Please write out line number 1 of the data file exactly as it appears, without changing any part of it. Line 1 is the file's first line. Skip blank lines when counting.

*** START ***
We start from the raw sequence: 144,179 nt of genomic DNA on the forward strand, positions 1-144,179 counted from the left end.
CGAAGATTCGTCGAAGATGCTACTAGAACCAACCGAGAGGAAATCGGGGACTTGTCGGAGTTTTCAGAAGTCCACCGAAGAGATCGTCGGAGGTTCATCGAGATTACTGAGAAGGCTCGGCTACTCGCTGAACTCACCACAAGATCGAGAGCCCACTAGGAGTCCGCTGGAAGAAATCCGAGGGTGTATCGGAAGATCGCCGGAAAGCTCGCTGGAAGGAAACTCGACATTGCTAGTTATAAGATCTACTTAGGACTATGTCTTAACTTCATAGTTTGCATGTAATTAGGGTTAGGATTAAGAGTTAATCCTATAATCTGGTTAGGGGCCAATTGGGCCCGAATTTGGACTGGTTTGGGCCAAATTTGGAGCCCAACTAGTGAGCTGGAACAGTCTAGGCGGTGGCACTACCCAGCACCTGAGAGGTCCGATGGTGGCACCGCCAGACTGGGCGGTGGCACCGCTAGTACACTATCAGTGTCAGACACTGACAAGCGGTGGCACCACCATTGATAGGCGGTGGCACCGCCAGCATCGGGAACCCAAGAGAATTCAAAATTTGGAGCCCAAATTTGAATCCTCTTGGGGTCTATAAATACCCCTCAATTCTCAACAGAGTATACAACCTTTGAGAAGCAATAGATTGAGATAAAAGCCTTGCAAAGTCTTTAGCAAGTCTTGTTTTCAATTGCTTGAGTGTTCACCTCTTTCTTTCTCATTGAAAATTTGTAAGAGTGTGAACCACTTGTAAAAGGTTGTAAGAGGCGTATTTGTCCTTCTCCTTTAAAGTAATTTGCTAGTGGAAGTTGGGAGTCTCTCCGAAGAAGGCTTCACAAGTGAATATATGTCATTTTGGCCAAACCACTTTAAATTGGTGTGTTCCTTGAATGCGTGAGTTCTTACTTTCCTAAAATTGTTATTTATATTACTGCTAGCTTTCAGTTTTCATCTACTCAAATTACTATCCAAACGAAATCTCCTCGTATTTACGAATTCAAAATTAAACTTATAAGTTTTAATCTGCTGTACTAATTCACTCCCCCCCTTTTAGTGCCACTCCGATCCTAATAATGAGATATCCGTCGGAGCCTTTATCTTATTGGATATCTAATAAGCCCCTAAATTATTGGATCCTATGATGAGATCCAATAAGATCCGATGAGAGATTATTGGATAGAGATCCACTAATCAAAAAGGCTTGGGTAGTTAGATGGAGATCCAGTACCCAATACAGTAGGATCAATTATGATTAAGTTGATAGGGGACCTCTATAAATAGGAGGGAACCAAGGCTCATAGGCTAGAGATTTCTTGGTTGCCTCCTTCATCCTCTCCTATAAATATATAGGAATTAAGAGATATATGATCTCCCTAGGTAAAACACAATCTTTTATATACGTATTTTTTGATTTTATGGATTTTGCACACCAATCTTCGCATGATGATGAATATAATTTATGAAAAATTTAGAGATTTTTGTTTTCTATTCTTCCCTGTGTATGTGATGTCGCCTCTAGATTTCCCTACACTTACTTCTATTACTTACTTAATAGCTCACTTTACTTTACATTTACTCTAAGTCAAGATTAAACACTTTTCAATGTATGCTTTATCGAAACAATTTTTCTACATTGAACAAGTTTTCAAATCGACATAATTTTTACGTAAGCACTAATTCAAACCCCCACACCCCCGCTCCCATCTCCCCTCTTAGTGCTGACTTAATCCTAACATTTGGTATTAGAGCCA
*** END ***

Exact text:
We start from the raw sequence: 144,179 nt of genomic DNA on the forward strand, positions 1-144,179 counted from the left end.